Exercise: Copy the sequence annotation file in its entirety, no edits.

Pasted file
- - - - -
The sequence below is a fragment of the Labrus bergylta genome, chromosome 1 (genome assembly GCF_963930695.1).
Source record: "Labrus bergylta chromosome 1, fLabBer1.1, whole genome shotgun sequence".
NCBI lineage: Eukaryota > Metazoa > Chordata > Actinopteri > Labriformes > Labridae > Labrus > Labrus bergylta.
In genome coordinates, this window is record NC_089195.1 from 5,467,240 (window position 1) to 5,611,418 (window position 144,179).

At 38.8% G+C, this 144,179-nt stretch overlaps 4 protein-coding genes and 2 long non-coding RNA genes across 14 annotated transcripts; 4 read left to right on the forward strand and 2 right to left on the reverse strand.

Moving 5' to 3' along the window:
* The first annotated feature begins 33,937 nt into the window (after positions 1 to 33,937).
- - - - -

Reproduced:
The sequence below is a fragment of the Labrus bergylta genome, chromosome 1 (genome assembly GCF_963930695.1).
Source record: "Labrus bergylta chromosome 1, fLabBer1.1, whole genome shotgun sequence".
NCBI lineage: Eukaryota > Metazoa > Chordata > Actinopteri > Labriformes > Labridae > Labrus > Labrus bergylta.
In genome coordinates, this window is record NC_089195.1 from 5,467,240 (window position 1) to 5,611,418 (window position 144,179).

At 38.8% G+C, this 144,179-nt stretch overlaps 4 protein-coding genes and 2 long non-coding RNA genes across 14 annotated transcripts; 4 read left to right on the forward strand and 2 right to left on the reverse strand.

Moving 5' to 3' along the window:
* The first annotated feature begins 33,937 nt into the window (after positions 1 to 33,937).